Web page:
Jack And The Beanstalk

: English Fairy Tales

A long long time ago, when most of the world was young and folk did what

they liked because all things were good, there lived a boy called Jack.

His father was bed-ridden, and his mother, a good soul, was busy early

morns and late eves planning and placing how to support her sick husband

and her young son by selling the milk and butter which Milky-White, the

beautiful cow, gave them without stint. For it was summer-ti
e. But

winter came on; the herbs of the fields took refuge from the frosts in

the warm earth, and though his mother sent Jack to gather what fodder he

could get in the hedgerows, he came back as often as not with a very

empty sack; for Jack's eyes were so often full of wonder at all the

things he saw that sometimes he forgot to work!

So it came to pass that one morning Milky-White gave no milk at all--not

one drain! Then the good hard-working mother threw her apron over her

head and sobbed:

"What shall we do? What shall we do?"

Now Jack loved his mother; besides, he felt just a bit sneaky at being

such a big boy and doing so little to help, so he said, "Cheer up! Cheer

up! I'll go and get work somewhere." And he felt as he spoke as if he

would work his fingers to the bone; but the good woman shook her head


"You've tried that before, Jack," she said, "and nobody would keep you.

You are quite a good lad but your wits go a-wool-gathering. No, we must

sell Milky-White and live on the money. It is no use crying over milk

that is not here to spill!"

You see, she was a wise as well as a hard-working woman, and Jack's

spirits rose.

"Just so," he cried. "We will sell Milky-White and be richer than ever.

It's an ill wind that blows no one good. So, as it is market-day, I'll

just take her there and we shall see what we shall see."

"But--" began his mother.

"But doesn't butter parsnips," laughed Jack. "Trust me to make a good


So, as it was washing-day, and her sick husband was more ailing than

usual, his mother let Jack set off to sell the cow.

"Not less than ten pounds," she bawled after him as he turned the


Ten pounds, indeed! Jack had made up his mind to twenty! Twenty solid

golden sovereigns!

He was just settling what he should buy his mother as a fairing out of

the money, when he saw a queer little old man on the road who called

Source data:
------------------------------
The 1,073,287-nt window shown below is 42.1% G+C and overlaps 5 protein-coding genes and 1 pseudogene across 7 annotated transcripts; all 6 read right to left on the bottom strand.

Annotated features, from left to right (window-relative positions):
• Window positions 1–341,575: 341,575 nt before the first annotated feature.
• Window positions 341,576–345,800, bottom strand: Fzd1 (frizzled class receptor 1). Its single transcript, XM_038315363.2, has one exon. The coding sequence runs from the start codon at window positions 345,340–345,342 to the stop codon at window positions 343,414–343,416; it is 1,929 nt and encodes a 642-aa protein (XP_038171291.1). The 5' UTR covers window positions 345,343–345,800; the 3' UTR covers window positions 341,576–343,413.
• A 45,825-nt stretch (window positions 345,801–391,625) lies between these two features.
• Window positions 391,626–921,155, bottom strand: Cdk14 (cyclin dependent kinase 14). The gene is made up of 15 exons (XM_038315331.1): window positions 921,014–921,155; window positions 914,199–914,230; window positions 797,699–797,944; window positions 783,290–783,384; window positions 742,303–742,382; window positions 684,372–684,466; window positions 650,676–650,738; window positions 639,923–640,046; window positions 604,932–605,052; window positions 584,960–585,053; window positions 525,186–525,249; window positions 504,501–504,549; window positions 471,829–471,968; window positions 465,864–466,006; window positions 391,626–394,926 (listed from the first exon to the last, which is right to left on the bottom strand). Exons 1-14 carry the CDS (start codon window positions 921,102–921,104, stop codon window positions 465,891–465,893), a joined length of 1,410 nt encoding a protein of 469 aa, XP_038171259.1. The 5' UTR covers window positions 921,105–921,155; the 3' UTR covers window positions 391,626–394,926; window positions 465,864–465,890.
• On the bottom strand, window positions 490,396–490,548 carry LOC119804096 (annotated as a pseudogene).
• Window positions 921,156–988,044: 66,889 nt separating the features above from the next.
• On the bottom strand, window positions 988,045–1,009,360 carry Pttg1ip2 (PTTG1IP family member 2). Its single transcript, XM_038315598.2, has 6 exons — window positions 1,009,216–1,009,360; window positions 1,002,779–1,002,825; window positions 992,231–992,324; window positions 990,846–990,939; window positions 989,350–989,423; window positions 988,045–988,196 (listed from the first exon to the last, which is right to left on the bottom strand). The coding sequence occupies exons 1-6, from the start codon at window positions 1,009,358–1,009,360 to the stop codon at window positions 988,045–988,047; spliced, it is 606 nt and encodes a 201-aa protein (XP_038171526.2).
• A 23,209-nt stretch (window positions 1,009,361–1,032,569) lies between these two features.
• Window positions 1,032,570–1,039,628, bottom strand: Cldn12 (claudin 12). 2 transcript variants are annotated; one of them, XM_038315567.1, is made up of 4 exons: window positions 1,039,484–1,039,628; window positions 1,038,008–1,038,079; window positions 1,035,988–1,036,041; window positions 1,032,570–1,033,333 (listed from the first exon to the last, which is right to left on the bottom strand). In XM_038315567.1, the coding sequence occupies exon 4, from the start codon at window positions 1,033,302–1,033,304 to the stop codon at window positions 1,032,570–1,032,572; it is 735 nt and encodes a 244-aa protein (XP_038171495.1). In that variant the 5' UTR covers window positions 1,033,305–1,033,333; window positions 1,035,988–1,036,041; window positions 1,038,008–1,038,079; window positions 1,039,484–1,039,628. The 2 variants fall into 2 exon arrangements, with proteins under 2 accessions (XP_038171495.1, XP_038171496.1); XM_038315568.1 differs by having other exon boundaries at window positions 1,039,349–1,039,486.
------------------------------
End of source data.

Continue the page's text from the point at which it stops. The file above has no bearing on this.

out, "Good-morning, Jack!"

"Good-morning," replied Jack, with a polite bow, wondering how the queer

little old man happened to know his name; though, to be sure, Jacks were

as plentiful as blackberries.

"And where may you be going?" asked the queer little old man. Jack

wondered again--he was always wondering, you know--what the queer little

old man had to do with it; but, being always polite, he replied:

"I am going to market to sell Milky-White--and I mean to make a good


"So you will! So you will!" chuckled the queer little old man. "You

look the sort of chap for it. I bet you know how many beans make five?"

"Two in each hand and one in my mouth," answered Jack readily. He really

was sharp as a needle.

"Just so, just so!" chuckled the queer little old man; and as he spoke

he drew out of his pocket five beans. "Well, here they are, so give us


Jack was so flabbergasted that he stood with his mouth open as if he

expected the fifth bean to fly into it.

"What!" he said at last. "My Milky-White for five common beans! Not if I

know it!"

"But they aren't common beans," put in the queer little old man, and

there was a queer little smile on his queer little face. "If you plant

these beans over-night, by morning they will have grown up right into

the very sky."

Jack was too flabbergasted this time even to open his mouth; his eyes

opened instead.

[Illustration: As he spoke he drew out of his pocket five beans]

"Did you say right into the very sky?" he asked at last; for, see you,

Jack had wondered more about the sky than about anything else.